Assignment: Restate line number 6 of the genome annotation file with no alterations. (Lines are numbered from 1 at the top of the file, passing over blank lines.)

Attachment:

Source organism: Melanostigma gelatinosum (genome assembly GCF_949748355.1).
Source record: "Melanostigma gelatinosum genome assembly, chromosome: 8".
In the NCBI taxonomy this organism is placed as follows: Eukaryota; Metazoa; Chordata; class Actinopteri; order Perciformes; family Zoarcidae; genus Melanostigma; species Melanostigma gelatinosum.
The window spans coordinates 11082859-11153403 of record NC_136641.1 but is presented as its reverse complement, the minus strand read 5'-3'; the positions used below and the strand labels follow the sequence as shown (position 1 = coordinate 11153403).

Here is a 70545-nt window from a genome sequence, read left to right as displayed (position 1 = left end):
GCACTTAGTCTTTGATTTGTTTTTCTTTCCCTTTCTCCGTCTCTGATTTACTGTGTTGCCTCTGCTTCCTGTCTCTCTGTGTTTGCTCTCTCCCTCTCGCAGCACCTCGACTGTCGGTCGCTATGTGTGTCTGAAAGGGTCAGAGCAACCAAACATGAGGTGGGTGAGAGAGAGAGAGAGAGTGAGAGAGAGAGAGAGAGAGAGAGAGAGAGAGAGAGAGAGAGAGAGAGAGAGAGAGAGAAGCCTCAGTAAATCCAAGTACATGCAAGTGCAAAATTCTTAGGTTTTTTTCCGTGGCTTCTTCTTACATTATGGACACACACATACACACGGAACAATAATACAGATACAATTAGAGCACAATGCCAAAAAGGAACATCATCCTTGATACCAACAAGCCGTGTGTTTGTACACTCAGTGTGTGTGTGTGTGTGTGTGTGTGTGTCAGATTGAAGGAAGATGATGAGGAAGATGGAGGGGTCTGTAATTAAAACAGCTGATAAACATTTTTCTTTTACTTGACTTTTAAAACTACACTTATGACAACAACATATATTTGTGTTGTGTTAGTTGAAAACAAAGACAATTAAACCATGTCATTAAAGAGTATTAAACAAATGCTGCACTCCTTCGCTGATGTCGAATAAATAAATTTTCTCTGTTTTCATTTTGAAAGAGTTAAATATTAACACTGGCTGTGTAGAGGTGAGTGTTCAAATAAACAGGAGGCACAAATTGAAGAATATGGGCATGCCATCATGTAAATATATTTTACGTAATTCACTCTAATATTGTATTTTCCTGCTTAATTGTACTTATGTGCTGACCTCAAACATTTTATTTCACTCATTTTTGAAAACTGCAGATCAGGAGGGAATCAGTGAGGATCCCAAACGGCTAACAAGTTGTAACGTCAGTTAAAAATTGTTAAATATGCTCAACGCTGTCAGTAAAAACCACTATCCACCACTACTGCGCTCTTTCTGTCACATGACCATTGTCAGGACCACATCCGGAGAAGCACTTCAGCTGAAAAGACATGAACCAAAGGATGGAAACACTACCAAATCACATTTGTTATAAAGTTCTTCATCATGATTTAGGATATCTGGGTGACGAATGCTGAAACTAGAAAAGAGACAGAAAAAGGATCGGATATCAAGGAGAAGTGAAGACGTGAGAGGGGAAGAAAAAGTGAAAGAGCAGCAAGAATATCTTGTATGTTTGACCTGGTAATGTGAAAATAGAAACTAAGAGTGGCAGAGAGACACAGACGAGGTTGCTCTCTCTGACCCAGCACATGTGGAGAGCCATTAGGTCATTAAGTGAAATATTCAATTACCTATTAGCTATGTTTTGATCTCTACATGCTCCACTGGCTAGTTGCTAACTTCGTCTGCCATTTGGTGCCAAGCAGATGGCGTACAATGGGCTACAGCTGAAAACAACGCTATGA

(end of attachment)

GCACTTAGTCTTTGATTTGTTTTTCTTTCCCTTTCTCCGTCTCTGATTTACTGTGTTGCCTCTGCTTCCTGTCTCTCTGTGTTTGCTCTCTCCCTCTCGCAGCACCTCGACTGTCGGTCGCTATGTGTGTCTGAAAGGGTCAGAGCAACCAAACATGAGGTGGGTGAGAGAGAGAGAGAGAGTGAGAGAGAGAGAGAGAGAGAGAGAGAGAGAGAGAGAGAGAGAGAGAGAGAGAGAGAGAAGCCTCAGTAAATCCAAGTACATGCAAGTGCAAAATTCTTAGGTTTTTTTCCGTGGCTTCTTCTTACATTATGGACACACACATACACACGGAACAATAATACAGATACAATTAGAGCACAATGCCAAAAAGGAACATCATCCTTGATACCAACAAGCCGTGTGTTTGTACACTCAGTGTGTGTGTGTGTGTGTGTGTGTGTGTCAGATTGAAGGAAGATGATGAGGAAGATGGAGGGGTCTGTAATTAAAACAGCTGATAAACATTTTTCTTTTACTTGACTTTTAAAACTACACTTATGACAACAACATATATTTGTGTTGTGTTAGTTGAAAACAAAGACAATTAAACCATGTCATTAAAGAGTATTAAACAAATGCTGCACTCCTTCGCTGATGTCGAATAAATAAATTTTCTCTGTTTTCATTTTGAAAGAGTTAAATATTAACACTGGCTGTGTAGAGGTGAGTGTTCAAATAAACAGGAGGCACAAATTGAAGAATATGGGCATGCCATCATGTAAATATATTTTACGTAATTCACTCTAATATTGTATTTTCCTGCTTAATTGTACTTATGTGCTGACCTCAAACATTTTATTTCACTCATTTTTGAAAACTGCAGATCAGGAGGGAATCAGTGAGGATCCCAAACGGCTAACAAGTTGTAACGTCAGTTAAAAATTGTTAAATATGCTCAACGCTGTCAGTAAAAACCACTATCCACCACTACTGCGCTCTTTCTGTCACATGACCATTGTCAGGACCACATCCGGAGAAGCACTTCAGCTGAAAAGACATGAACCAAAGGATGGAAACACTACCAAATCACATTTGTTATAAAGTTCTTCATCATGATTTAGGATATCTGGGTGACGAATGCTGAAACTAGAAAAGAGACAGAAAAAGGATCGGATATCAAGGAGAAGTGAAGACGTGAGAGGGGAAGAAAAAGTGAAAGAGCAGCAAGAATATCTTGTATGTTTGACCTGGTAATGTGAAAATAGAAACTAAGAGTGGCAGAGAGACACAGACGAGGTTGCTCTCTCTGACCCAGCACATGTGGAGAGCCATTAGGTCATTAAGTGAAATATTCAATTACCTATTAGCTATGTTTTGATCTCTACATGCTCCACTGGCTAGTTGCTAACTTCGTCTGCCATTTGGTGCCAAGCAGATGGCGTACAATGGGCTACAGCTGAAAACAACGCTATGA